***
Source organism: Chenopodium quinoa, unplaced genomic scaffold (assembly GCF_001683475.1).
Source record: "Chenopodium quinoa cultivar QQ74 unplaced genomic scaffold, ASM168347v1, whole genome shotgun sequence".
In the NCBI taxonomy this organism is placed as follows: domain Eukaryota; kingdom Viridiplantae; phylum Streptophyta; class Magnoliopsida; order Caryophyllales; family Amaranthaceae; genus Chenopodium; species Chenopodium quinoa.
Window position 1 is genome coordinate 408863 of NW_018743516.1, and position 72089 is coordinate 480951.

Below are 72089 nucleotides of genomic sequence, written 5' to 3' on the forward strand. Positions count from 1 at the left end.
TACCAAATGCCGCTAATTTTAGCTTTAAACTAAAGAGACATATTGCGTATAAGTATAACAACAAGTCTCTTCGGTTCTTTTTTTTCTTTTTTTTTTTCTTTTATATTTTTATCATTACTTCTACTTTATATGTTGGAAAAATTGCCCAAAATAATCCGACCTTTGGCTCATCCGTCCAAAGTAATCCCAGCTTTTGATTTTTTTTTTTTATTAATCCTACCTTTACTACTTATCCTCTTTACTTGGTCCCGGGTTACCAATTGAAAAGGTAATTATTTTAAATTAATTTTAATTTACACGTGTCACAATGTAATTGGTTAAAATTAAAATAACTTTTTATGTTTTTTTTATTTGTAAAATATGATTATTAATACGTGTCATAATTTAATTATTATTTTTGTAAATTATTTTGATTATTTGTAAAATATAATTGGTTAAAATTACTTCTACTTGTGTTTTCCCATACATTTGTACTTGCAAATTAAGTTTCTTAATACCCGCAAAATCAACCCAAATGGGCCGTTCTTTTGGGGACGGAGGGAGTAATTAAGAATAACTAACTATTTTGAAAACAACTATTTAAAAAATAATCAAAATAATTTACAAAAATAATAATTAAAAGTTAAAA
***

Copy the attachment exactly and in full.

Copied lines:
Source organism: Chenopodium quinoa, unplaced genomic scaffold (assembly GCF_001683475.1).
Source record: "Chenopodium quinoa cultivar QQ74 unplaced genomic scaffold, ASM168347v1, whole genome shotgun sequence".
In the NCBI taxonomy this organism is placed as follows: domain Eukaryota; kingdom Viridiplantae; phylum Streptophyta; class Magnoliopsida; order Caryophyllales; family Amaranthaceae; genus Chenopodium; species Chenopodium quinoa.
Window position 1 is genome coordinate 408863 of NW_018743516.1, and position 72089 is coordinate 480951.

Below are 72089 nucleotides of genomic sequence, written 5' to 3' on the forward strand. Positions count from 1 at the left end.
TACCAAATGCCGCTAATTTTAGCTTTAAACTAAAGAGACATATTGCGTATAAGTATAACAACAAGTCTCTTCGGTTCTTTTTTTTCTTTTTTTTTTTCTTTTATATTTTTATCATTACTTCTACTTTATATGTTGGAAAAATTGCCCAAAATAATCCGACCTTTGGCTCATCCGTCCAAAGTAATCCCAGCTTTTGATTTTTTTTTTTTATTAATCCTACCTTTACTACTTATCCTCTTTACTTGGTCCCGGGTTACCAATTGAAAAGGTAATTATTTTAAATTAATTTTAATTTACACGTGTCACAATGTAATTGGTTAAAATTAAAATAACTTTTTATGTTTTTTTTATTTGTAAAATATGATTATTAATACGTGTCATAATTTAATTATTATTTTTGTAAATTATTTTGATTATTTGTAAAATATAATTGGTTAAAATTACTTCTACTTGTGTTTTCCCATACATTTGTACTTGCAAATTAAGTTTCTTAATACCCGCAAAATCAACCCAAATGGGCCGTTCTTTTGGGGACGGAGGGAGTAATTAAGAATAACTAACTATTTTGAAAACAACTATTTAAAAAATAATCAAAATAATTTACAAAAATAATAATTAAAAGTTAAAA